Quoys, Braes, & Old School

Quoys, the old Sourin croft on the southern margin of the Loch of Quoys, is a good example to illustrate how it is thought that typical ‘quoy’ farms arose. The Old Norse word kví was used for a fold for animals, and such folds were often situated at places where animals gathered together to spend the night. A natural place for cattle pasturing outside the tunship or farm dykes was some sheltered spot along the outside of the dyke. In the course of time such a spot would become so highly fertilised by the constant animal manuring that it would become well worth cultivating. Hence, a ‘quoy’ farm would be established there, and the old dyke shifted back to enclose it, or a new dyke might be built, of stone and turf, around itself.

Such is the explanation of the fact that quoy-farms, as a general rule, are to be found on the outskirts of the older settlements, more or less on the line of the old tunship dykes. In the case of Quoys at Sourin, the old hill-dyke is still clearly visible inside the park of Banks, just across the public road from Quoys.

In 1845 fisherman Hugh Cooper and his wife Jane lived at Quoys. The rent at this time was £1.2.0.

By 1861 Quoys was occupied by farmer William Inkster who was a widower. He was married to Margaret Gibson, but she died in 1855 aged 60. William, the son of William Inkster and Robina Rendall was born in 1795. He and Margaret had seven children: Bethynia, who was born in April 1823; Christian, in August 1825; Ann, in August 1827; William, in October 1829; Margaret, in April 1832; James, in March 1836; and Hugh, who was born in February 1839. At the time of the census in 1861 the three eldest daughters, all unmarried, lived with William at Quoys. Bethynia, though called Robina in the census return, was a 39-year-old agricultural labourer; Christie, 37, was a seamstress; and 35-year-old Ann was a domestic servant. William died in 1869, at the age of 74.

In 1871 Christie was head of the household and described in the census as a pauper, while her older sister, Robina, was employed as a labourer. Their younger brother James, a fisherman, was a joint tenant, and he lived there with his wife Margaret Pearson. She was the daughter of James Pearson and Mary Leonard of Kirkgate and was born in 1837. They had six children: Margaret, who was born in 1861; James, born in 1865; William, in 1867; Hugh, in 1869; David, in 1876; and Robert, who was born in 1880. The oldest daughter, Margaret married John Sabiston, the son of George Sabiston and Barbara Harrold of Whitemeadows.

To the left is David Pearson Inkster, Ervadale, later Quoys, Sourin. born 1876. A blacksmith who went to America, his father was a brother of Hugh Inkster, Shetland & Westness.

Come the time of the 1911 census, carried out on April 5th, Quoys was occupied by 71-year-old Malcolm Leonard. He was the youngest of the four sons of Alexander Leonard and Margaret Grieve of Upper Grips, Sourin. Born in April 1840 he married Mary Craigie in 1862, daughter of James and Barbara Craigie, who was born in January 1839 at Quoyfaro. They had eight children: James, who was born in 1862; Alexander, born in 1864; Mary Jean, in 1866; Margaret, in 1868; Malcolm, in 1870; Annie, in 1874; Bella, in 1878; and John, who was born in 1884.

Malcolm Leonard with his son John, daughter Bella, and her daughter Mary Ann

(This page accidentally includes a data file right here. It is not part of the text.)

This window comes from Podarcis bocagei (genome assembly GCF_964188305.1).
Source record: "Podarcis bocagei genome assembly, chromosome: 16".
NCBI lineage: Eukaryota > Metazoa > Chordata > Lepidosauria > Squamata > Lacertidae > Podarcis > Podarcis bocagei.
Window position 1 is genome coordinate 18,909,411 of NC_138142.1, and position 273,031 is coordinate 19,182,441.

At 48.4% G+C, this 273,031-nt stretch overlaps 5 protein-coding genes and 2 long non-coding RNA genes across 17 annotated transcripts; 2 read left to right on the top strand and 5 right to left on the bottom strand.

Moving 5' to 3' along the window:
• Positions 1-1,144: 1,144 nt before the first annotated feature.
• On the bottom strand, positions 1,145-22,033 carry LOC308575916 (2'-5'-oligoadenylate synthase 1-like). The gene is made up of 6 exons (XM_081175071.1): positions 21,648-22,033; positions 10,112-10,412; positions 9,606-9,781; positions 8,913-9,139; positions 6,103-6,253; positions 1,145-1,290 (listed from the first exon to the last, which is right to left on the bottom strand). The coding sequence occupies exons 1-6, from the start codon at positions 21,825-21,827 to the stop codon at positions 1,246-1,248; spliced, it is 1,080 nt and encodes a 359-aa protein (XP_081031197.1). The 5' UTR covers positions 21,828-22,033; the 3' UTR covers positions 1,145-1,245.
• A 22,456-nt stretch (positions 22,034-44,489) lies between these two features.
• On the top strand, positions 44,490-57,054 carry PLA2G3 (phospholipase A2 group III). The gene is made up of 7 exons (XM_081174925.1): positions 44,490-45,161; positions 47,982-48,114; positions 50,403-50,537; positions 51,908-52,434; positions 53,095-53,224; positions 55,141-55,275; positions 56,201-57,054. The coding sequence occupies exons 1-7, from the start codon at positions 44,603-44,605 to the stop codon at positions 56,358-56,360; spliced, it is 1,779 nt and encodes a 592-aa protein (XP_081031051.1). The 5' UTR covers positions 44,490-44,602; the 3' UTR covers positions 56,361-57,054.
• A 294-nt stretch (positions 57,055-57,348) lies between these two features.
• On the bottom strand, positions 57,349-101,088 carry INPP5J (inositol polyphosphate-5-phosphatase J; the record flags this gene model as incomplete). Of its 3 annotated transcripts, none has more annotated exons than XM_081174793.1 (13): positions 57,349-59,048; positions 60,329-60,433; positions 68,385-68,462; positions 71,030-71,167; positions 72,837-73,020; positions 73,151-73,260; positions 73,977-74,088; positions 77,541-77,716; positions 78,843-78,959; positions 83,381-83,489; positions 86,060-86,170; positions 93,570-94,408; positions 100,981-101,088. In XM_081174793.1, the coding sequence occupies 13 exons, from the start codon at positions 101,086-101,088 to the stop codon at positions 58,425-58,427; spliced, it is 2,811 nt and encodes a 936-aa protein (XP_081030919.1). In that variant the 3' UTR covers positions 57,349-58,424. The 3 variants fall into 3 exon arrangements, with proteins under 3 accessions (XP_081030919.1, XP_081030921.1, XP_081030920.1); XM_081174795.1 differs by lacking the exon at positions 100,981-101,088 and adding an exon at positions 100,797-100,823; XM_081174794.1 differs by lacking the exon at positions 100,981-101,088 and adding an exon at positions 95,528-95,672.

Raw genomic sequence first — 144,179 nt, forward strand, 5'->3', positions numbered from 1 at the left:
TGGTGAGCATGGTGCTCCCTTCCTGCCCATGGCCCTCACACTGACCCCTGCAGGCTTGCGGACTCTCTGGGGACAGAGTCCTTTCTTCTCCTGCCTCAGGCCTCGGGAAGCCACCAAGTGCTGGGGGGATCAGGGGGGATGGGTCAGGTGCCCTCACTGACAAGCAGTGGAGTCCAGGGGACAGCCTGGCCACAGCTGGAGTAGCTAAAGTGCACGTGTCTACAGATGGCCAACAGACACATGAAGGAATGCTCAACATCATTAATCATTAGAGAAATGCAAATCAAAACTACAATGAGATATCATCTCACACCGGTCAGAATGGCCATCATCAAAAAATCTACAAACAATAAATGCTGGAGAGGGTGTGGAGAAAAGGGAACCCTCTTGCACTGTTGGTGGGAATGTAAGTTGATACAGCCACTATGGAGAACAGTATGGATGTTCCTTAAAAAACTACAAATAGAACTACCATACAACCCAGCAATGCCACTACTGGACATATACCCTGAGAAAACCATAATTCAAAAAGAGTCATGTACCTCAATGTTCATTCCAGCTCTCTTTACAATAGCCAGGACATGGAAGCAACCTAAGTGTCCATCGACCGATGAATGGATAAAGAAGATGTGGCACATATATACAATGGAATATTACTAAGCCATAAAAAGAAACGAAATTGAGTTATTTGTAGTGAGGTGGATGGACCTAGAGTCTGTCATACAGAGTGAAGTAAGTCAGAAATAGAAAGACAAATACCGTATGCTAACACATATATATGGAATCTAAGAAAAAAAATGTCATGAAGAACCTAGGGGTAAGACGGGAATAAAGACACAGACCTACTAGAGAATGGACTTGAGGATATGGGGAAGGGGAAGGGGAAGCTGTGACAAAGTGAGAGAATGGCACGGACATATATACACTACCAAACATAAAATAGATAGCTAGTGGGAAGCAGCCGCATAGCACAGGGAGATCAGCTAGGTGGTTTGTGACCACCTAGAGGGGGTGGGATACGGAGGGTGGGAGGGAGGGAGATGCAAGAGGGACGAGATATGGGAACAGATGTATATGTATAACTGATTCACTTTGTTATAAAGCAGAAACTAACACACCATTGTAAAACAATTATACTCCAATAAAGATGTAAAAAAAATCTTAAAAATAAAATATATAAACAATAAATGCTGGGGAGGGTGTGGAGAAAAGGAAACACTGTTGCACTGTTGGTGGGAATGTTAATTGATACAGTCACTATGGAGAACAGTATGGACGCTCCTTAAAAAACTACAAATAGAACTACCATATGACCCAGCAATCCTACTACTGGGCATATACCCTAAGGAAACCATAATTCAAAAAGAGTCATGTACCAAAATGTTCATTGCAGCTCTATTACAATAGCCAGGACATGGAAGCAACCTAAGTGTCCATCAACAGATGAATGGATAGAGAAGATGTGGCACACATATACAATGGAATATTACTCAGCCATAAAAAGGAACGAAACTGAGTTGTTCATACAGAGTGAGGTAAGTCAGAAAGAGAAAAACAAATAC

Back to Quoys and the 1911 census. Living with Malcolm were his 33-year-old daughter Bella, a former domestic servant, son John, a 27-year-old agricultural worker, and three grandchildren: Mary Ann Hourie, a 13-year-old scholar, was Annie’s daughter, having married David Hourie of Deerness; Charles Flett, 9, who was also at school, and Mary Ann Leonard, who was just five months old, both of whom were Bella’s daughters.

A nice photo of John Leonard and his faithful hound.
[See the shadow of the tripod-mounted camera]

Braes, close to the school in Sourin, and also known as Barebraes in the past, housed three families in 1851. Christie Craigie, a widowed 62-year-old pauper, lived at Barebraes 1 with three of her unmarried children; Janet, a 34-year-old seamstress; 31-year-old Barbara who was a knitter; and 26-year-old James, who earned a living as a farmer/fisherman. Christie’s husband was Magnus Craigie of House-finzie [Finyo], Sourin, who died in 1840 at the age of 54. Christie and he raised a family of ten children between 1811 and 1832

Barebraes 2 was occupied by James Grieve, a 90-year-old pauper from Egilsay, his wife Barbara, who was 70 years old, and their 53-year-old unmarried daughter Barbara, who, like her mother, was a hemp spinner.

Rebecca Yorston, another pauper, lived at Barebraes 3. She was the 70-year-old widow of Peter Yorston of Oldman, Sourin, and was supported by her 27-year-old daughter Ann, who earned money by plaiting straw. Rebecca, born in 1783, was the daughter of Mitchell Craigie of Holland, Frotoft, later Hullion, and Ann Mainland

In 1861s Braes 1 was occupied by Barbara Work, a 77-year-old widow and pauper. Living with her was Margaret Grieve, her unmarried step-daughter, 64, also a pauper, and Nanny Work, Barbara’s unmarried sister, 69, who earned a living as an agricultural labourer.

Christy Craigie was still living at Braes with her seamstress daughter Janet – together with son James and his new wife Betsy Mowat. She was the daughter of John Mowat, Scowan, and Isobel Yorston, Trumland, and she was born in April 1827. [Scowan was a small croft below Midgar].